The skies will clear in Metro Atlanta as shifting winds push wildfire smoke north. The clean air comes on additional good news: those on the front line of the state's largest wildfire believe it is close to burning itself out.

Thursday started in a code yellow air quality alert, an improvement from Wednesday's code red at daybreak. While smoke could continue to be an issue Thursday morning, by Thursday afternoon, taking a big breath should be less smoky in Metro Atlanta.

11Alive Meteorologist Chesley McNeil points to high pressure from a cold front moving into Georgia. Starting Thursday afternoon, winds will change to a southerly flow. That will push the plumes of smoke north, away from Metro Atlanta.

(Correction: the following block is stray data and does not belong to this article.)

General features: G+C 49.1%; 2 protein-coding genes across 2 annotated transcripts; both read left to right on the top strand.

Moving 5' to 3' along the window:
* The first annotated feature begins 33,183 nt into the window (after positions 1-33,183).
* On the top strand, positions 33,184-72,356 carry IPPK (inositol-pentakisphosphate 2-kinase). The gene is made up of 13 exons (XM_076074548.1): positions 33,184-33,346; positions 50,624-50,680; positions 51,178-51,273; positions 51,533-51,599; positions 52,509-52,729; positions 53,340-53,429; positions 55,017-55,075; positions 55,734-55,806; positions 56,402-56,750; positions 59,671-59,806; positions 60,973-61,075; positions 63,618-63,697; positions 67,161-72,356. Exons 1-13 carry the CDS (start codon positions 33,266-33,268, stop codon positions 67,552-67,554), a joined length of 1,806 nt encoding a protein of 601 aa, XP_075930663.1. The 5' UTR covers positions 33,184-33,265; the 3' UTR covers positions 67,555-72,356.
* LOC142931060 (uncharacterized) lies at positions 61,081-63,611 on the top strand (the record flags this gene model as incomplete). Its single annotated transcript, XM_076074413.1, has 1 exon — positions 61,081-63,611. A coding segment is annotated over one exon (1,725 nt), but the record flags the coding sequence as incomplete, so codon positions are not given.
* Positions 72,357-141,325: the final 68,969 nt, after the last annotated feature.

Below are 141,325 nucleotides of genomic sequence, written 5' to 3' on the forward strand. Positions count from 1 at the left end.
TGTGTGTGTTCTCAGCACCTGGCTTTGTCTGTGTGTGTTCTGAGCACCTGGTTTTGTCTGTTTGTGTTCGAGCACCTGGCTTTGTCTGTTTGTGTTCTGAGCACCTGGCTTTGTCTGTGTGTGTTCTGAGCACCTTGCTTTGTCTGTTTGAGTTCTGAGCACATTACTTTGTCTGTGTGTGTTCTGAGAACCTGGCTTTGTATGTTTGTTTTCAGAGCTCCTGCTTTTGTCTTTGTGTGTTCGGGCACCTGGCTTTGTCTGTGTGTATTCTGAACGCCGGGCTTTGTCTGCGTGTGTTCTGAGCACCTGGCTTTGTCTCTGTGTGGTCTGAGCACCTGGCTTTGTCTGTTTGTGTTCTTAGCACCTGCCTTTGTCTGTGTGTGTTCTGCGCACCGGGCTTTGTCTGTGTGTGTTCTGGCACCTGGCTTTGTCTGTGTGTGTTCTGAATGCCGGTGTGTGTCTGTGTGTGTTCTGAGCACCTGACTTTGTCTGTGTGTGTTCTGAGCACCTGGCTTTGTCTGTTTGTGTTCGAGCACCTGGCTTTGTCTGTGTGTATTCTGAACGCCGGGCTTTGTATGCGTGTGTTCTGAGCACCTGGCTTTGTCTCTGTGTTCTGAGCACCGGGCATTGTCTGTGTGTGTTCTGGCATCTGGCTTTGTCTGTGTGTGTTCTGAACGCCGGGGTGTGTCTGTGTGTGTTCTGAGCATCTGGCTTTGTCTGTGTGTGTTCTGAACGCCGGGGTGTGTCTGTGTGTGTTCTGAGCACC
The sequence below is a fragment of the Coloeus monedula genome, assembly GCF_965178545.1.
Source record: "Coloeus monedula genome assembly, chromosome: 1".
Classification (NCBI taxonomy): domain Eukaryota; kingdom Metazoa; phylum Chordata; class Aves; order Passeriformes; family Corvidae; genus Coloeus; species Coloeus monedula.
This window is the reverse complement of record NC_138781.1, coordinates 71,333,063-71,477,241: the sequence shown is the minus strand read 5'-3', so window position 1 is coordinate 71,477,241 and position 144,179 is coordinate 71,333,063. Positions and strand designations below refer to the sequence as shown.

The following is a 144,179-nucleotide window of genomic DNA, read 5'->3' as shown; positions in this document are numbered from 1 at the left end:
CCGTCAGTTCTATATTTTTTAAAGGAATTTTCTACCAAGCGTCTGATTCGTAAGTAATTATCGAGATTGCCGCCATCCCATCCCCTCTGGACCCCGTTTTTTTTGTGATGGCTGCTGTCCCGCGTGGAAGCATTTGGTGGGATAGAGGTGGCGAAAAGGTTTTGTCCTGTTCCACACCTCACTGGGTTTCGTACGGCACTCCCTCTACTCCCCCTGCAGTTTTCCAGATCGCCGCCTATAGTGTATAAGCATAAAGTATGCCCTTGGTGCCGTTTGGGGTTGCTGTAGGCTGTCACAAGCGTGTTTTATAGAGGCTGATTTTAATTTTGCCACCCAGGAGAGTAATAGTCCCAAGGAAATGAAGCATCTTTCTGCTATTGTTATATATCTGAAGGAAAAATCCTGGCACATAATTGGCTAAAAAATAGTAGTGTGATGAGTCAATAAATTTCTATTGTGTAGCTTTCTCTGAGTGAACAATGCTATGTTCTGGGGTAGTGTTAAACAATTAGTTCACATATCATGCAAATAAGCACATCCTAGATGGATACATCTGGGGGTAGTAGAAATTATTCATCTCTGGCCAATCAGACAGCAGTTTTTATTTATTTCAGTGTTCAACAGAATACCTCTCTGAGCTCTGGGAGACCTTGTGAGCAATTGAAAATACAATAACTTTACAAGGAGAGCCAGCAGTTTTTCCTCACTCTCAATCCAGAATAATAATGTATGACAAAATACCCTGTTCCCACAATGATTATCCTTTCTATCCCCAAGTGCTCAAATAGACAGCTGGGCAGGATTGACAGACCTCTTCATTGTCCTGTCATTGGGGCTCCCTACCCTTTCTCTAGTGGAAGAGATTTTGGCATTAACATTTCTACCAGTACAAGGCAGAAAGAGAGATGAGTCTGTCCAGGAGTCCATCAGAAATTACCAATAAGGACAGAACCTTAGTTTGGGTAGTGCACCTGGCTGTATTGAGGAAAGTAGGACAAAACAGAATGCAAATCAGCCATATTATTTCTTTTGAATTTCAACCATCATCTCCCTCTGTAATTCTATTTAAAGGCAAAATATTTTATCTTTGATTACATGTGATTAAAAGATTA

There's also progress in controlling the source of that smoke.

On Wednesday, officials told 11Alive's Doug Richards controlled burns at the edges of the Cohutta Wilderness were working.

"We do not expect the fire will raise up again and do anything more than creep along and burn some unburned pockets at this time," said Cheryl Chipman, a National Park Service spokeswoman flown in from California to help with the Cohutta fire. "We have very good confidence the fire will just continue to do what it’s doing here, which is just smoke a little, smolder and eventually go out."

There's one area where good news remains absent: rain. That cold front coming in looks good now, but McNeil says it won't last.

"It looks promising, but as it gets closer, a lot of it will break up," he said. "Maybe a rain drop or two will move in early, but that's really it."